As of 2009 the area contains both public and private areas. The public area is controlled by the Council of Rome; the private area is controlled by the Egyptian Embassy, although the Town Council has made a formal claim to take control of the whole area.

Bus no. 92, 310, 63, 630, 86

Villa d'Este Tivoli
In Tivoli outside of Rome,
17th cent

The Villa d'Este was commissioned by Cardinal Ippolito II d'Este, son of Alfonso I d'Este and Lucrezia Borgia, a grandson(!) of Pope Alexander VI.
He had been appointed Governor of Tivoli by Pope Julius III, with the gift of the existing villa, which he had entirely reconstructed to plans of Pirro Ligorio carried out under the direction of the court architect of the Este, Alberto Galvani.
The chief painter of the ambitious internal decoration was Livio Agresti from Forlì. From 1550 until his death in 1572, when the villa was nearing completion, Cardinal d'Este created a palatial setting surrounded by a spectacular terraced garden in the late-Renaissance mannerist style, which took full advantage of the dramatic slope but required innovations in bringing a sufficient water supply, which was employed in cascades, water tanks, troughs and pools, water jets and fountains, giochi d'acqua. The result is one of the great villas of the 17th century with water-play structures in the hills.

Villa Adriana, Tivoli
Emperor Hadrian's Villa outside of Rome,
220-230 AD

The villa was constructed at Tibur (modern-day Tivoli) as a retreat from Rome for Roman Emperor Hadrian during the second and third decades of the 2nd century AD. Hadrian was said to dislike the palace on the Palatine Hill in Rome, leading to the construction of the retreat. During the later years of his reign, he actually governed the empire from the villa. A large court therefore lived there permanently.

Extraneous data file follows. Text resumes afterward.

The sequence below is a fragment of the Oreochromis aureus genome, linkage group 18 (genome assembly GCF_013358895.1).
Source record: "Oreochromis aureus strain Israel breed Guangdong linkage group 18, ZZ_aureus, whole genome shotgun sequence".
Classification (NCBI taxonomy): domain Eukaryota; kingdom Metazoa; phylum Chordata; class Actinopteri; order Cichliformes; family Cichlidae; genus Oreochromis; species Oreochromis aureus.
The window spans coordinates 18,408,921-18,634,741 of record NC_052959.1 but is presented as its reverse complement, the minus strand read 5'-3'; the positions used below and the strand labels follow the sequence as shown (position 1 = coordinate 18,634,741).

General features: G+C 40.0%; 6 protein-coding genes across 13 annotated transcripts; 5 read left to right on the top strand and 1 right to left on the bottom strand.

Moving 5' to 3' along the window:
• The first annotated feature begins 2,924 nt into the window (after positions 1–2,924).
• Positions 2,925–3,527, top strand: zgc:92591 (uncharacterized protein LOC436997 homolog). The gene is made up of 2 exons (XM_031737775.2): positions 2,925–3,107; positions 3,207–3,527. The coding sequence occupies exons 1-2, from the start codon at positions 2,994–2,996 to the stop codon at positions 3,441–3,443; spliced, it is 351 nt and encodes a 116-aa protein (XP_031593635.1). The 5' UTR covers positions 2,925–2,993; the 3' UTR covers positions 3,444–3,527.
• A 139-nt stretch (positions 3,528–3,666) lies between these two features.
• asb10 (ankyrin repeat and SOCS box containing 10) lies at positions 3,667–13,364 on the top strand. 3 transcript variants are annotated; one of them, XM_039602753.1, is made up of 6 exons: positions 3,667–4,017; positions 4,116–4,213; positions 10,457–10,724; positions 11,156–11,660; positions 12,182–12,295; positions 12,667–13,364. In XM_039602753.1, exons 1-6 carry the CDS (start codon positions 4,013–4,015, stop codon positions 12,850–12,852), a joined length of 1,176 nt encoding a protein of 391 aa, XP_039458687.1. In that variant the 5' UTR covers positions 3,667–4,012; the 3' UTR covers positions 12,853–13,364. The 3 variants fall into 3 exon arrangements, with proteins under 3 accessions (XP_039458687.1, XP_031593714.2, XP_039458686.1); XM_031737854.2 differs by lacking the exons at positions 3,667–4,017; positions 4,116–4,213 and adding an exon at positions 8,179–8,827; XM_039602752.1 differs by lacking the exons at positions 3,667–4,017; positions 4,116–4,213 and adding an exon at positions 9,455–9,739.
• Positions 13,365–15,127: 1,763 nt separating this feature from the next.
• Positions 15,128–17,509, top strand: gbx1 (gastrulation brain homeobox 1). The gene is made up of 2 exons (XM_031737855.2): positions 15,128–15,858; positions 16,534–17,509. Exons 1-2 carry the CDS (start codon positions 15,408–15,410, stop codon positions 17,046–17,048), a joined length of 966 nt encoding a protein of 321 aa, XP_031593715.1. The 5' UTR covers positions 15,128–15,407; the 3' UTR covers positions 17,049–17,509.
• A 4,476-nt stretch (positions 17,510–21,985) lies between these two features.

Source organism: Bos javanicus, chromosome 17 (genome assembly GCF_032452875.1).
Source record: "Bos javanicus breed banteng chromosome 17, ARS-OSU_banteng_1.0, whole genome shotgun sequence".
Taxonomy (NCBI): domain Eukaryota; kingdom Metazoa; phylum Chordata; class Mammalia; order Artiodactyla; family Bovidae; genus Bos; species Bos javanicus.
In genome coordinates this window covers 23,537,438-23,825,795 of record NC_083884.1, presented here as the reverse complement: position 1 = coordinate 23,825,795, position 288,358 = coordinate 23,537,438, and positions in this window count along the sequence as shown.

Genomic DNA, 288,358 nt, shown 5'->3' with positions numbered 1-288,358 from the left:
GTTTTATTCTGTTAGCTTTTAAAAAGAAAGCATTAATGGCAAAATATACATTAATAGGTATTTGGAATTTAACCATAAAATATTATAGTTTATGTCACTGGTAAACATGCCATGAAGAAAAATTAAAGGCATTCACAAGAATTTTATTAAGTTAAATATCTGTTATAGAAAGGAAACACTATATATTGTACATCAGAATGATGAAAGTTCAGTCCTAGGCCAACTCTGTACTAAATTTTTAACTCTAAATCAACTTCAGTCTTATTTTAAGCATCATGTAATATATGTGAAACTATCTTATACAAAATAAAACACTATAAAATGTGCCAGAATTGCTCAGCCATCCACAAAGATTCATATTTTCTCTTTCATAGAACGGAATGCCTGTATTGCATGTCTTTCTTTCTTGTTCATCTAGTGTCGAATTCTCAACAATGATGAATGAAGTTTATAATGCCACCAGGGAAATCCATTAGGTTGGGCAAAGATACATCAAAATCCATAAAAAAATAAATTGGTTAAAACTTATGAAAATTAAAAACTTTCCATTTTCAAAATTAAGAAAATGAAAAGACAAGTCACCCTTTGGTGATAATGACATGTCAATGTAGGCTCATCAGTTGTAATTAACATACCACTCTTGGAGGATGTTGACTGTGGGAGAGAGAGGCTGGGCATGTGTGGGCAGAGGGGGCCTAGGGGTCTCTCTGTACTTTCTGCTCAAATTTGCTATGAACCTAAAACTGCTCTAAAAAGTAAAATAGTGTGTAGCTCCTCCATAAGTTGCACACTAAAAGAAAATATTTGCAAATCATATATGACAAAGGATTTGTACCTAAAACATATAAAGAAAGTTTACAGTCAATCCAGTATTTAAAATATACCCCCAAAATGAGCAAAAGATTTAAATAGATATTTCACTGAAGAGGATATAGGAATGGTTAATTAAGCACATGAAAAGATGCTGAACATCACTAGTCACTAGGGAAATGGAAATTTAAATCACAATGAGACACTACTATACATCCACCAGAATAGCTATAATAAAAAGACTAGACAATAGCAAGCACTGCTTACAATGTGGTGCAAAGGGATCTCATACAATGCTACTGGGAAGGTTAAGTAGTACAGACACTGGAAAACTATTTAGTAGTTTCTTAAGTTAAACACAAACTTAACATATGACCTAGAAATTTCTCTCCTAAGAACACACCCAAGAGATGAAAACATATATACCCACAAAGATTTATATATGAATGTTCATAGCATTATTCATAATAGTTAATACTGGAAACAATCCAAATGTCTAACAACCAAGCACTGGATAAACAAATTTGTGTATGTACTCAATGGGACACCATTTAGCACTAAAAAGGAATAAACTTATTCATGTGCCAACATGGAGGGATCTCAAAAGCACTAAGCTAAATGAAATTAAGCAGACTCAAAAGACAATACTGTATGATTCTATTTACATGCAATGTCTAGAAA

During the decline of the Roman Empire the villa fell into disuse and was partially ruined. In the 16th century Cardinal Ippolito II d'Este had much of the marble and statues in Hadrian's villa removed to decorate his own Villa d'Este located nearby.

Il Teatro marittimo

An interesting structure in the Villa is the so-called "Maritime Theatre". It consists of a round portico with a barrel vault supported by pillars. Inside the portico was a ring-shaped pool with a central island. During the ancient times the island was connected to the portico by two drawbridges. On the island sits a small Roman house complete with an atrium, a library, a triclinium and small baths. The area was probably used by the emperor as a retreat from the busy life at the court.

The area has an extensive network of underground tunnels. The tunnels were mostly used to transport servants and goods from one area to another. The paths and roads above ground were reserved for more high-ranking residents of the Villa. Domes and barrel vaults are used extensively.